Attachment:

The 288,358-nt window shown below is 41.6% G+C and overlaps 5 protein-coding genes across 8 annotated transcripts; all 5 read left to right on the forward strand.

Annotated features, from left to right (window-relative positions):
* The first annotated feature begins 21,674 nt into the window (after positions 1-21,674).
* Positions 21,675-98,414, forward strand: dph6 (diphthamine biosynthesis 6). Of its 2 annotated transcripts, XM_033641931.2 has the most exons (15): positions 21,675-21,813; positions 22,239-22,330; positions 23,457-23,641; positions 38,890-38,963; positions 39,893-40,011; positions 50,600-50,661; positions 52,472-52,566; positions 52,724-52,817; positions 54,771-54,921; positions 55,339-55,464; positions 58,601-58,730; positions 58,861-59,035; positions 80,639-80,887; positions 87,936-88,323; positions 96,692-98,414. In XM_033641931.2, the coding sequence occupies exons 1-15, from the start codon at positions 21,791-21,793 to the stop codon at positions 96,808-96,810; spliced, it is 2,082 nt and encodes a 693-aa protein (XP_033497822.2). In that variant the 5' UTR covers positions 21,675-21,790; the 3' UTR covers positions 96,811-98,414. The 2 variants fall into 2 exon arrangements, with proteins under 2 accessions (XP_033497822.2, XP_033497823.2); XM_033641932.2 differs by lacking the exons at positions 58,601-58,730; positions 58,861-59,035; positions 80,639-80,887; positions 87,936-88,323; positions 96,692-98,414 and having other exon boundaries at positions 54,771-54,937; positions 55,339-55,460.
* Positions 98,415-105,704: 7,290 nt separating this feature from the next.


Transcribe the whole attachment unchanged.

The 288,358-nt window shown below is 41.6% G+C and overlaps 5 protein-coding genes across 8 annotated transcripts; all 5 read left to right on the forward strand.

Annotated features, from left to right (window-relative positions):
* The first annotated feature begins 21,674 nt into the window (after positions 1-21,674).
* Positions 21,675-98,414, forward strand: dph6 (diphthamine biosynthesis 6). Of its 2 annotated transcripts, XM_033641931.2 has the most exons (15): positions 21,675-21,813; positions 22,239-22,330; positions 23,457-23,641; positions 38,890-38,963; positions 39,893-40,011; positions 50,600-50,661; positions 52,472-52,566; positions 52,724-52,817; positions 54,771-54,921; positions 55,339-55,464; positions 58,601-58,730; positions 58,861-59,035; positions 80,639-80,887; positions 87,936-88,323; positions 96,692-98,414. In XM_033641931.2, the coding sequence occupies exons 1-15, from the start codon at positions 21,791-21,793 to the stop codon at positions 96,808-96,810; spliced, it is 2,082 nt and encodes a 693-aa protein (XP_033497822.2). In that variant the 5' UTR covers positions 21,675-21,790; the 3' UTR covers positions 96,811-98,414. The 2 variants fall into 2 exon arrangements, with proteins under 2 accessions (XP_033497822.2, XP_033497823.2); XM_033641932.2 differs by lacking the exons at positions 58,601-58,730; positions 58,861-59,035; positions 80,639-80,887; positions 87,936-88,323; positions 96,692-98,414 and having other exon boundaries at positions 54,771-54,937; positions 55,339-55,460.
* Positions 98,415-105,704: 7,290 nt separating this feature from the next.